Tuesday 13th August 2013 was a landmark day for the North East Electrical Traction Trust, as on this date, final approval was granted for work to proceed on the construction of a new storage depot on the premises of the North East Land, Sea & Air Museum in Sunderland. With work on the new depot at Heaton Park, Manchester also progressing well it looks increasingly likely that two British tram museums will be boosted by new depots before 2013 is over!
Planning permission has now been given for the new shed to be built, as no serious objections were raised by local residents. There were some minor concerns about noise pollution which may be created by the workshop space within the building, but this was obviously not deemed serious enough to warrant delaying the project, and the green light has now been given for NEETT’s first tram depot to be built. This will allow all of the trams currently at Sunderland to move undercover, and will also offer enough space for several more. This could well be fortunate, as NEETT are already looking to acquire even more historic trams to join their collection. Blackpool’s famous illuminated Hovertram 735 is already earmarked to join the fleet, whilst Graz 210 is currently in store and waiting to move to Sunderland. The Trust are also discussing some other interesting possibilities with other preservation groups which will hopefully result in the number of trams in their care continuing to grow.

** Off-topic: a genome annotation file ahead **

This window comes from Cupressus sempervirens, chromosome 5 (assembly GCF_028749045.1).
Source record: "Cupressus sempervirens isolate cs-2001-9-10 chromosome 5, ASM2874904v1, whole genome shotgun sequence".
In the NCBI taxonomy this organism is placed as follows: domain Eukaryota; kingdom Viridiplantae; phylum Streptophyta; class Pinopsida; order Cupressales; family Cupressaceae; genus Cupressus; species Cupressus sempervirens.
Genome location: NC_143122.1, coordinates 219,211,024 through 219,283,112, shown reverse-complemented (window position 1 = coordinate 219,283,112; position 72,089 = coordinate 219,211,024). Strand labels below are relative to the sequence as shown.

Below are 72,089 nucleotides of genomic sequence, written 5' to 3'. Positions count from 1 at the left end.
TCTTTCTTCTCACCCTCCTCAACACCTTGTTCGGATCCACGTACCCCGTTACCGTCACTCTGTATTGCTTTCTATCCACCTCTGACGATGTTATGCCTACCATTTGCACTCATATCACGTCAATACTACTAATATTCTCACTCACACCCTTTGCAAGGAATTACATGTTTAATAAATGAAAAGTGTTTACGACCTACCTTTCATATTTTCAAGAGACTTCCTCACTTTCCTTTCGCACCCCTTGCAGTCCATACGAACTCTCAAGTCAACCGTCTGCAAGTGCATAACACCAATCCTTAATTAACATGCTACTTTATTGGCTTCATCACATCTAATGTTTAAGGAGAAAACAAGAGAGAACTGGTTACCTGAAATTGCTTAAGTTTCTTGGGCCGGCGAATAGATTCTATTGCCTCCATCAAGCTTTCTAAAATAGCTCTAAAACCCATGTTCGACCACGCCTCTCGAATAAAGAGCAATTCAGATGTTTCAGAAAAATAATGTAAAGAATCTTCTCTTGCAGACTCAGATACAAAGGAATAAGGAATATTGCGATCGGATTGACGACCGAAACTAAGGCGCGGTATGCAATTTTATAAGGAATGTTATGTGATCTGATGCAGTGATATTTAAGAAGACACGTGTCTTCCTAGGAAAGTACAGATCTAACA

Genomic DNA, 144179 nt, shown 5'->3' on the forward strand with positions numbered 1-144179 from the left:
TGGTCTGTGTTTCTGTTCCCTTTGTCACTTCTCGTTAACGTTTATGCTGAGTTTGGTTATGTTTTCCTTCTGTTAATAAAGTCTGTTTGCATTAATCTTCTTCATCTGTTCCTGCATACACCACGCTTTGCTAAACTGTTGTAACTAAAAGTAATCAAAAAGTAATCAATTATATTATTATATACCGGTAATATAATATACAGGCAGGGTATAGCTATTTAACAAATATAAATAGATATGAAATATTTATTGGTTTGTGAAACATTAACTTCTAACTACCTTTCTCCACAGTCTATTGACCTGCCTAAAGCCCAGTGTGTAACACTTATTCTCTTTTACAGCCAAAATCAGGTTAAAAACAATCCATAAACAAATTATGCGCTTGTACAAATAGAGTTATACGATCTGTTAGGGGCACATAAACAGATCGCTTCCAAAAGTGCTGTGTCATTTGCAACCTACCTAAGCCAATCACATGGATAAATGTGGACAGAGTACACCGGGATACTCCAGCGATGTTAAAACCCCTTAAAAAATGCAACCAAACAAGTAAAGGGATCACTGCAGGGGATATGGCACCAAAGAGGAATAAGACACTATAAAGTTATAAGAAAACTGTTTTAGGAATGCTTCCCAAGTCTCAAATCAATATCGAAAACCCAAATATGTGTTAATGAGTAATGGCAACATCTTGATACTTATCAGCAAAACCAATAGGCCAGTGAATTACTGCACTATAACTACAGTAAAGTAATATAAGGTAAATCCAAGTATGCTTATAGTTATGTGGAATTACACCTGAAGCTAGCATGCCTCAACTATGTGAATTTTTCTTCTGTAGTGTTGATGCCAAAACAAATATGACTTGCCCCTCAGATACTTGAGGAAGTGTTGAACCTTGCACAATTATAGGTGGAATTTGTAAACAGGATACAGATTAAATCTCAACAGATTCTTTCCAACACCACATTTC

The new building will feature three tracks, of which two have already been laid in anticipation of the construction work. It is expected that the contractors who have been employed to build the new depot at the Heaton Park Tramway will be used again for this project, meaning that work could start once the Manchester depot is completed. NEETT are hoping to have the depot completed by the end of the year, to avoid having to subject any of its valuable trams to another winter of outside storage.
Just a few days after the Trust hosted its first event aimed largely at tram enthusiasts, we have been given another reason to celebrate, and this is further proof that this group is rapidly becoming one of the major players in the UK tram preservation scene.